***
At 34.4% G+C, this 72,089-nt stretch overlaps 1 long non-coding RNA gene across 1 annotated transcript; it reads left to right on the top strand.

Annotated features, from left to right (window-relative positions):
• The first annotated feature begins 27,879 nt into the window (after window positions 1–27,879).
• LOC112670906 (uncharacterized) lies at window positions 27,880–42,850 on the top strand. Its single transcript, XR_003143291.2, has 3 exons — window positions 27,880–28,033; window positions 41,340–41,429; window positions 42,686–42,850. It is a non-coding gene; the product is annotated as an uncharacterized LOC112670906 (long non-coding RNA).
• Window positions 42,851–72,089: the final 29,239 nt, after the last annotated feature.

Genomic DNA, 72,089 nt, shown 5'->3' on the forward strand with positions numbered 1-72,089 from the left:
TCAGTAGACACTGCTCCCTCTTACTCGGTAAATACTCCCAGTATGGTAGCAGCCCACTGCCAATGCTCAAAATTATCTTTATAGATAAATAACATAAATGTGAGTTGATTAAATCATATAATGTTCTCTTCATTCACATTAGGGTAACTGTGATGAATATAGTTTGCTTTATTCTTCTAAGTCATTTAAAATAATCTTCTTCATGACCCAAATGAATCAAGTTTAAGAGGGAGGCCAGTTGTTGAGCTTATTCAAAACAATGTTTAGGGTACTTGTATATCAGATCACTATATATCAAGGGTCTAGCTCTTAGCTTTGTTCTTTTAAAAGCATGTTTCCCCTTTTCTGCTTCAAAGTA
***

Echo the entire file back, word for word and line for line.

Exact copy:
At 34.4% G+C, this 72,089-nt stretch overlaps 1 long non-coding RNA gene across 1 annotated transcript; it reads left to right on the top strand.

Annotated features, from left to right (window-relative positions):
• The first annotated feature begins 27,879 nt into the window (after window positions 1–27,879).
• LOC112670906 (uncharacterized) lies at window positions 27,880–42,850 on the top strand. Its single transcript, XR_003143291.2, has 3 exons — window positions 27,880–28,033; window positions 41,340–41,429; window positions 42,686–42,850. It is a non-coding gene; the product is annotated as an uncharacterized LOC112670906 (long non-coding RNA).
• Window positions 42,851–72,089: the final 29,239 nt, after the last annotated feature.

Genomic DNA, 72,089 nt, shown 5'->3' on the forward strand with positions numbered 1-72,089 from the left:
TCAGTAGACACTGCTCCCTCTTACTCGGTAAATACTCCCAGTATGGTAGCAGCCCACTGCCAATGCTCAAAATTATCTTTATAGATAAATAACATAAATGTGAGTTGATTAAATCATATAATGTTCTCTTCATTCACATTAGGGTAACTGTGATGAATATAGTTTGCTTTATTCTTCTAAGTCATTTAAAATAATCTTCTTCATGACCCAAATGAATCAAGTTTAAGAGGGAGGCCAGTTGTTGAGCTTATTCAAAACAATGTTTAGGGTACTTGTATATCAGATCACTATATATCAAGGGTCTAGCTCTTAGCTTTGTTCTTTTAAAAGCATGTTTCCCCTTTTCTGCTTCAAAGTA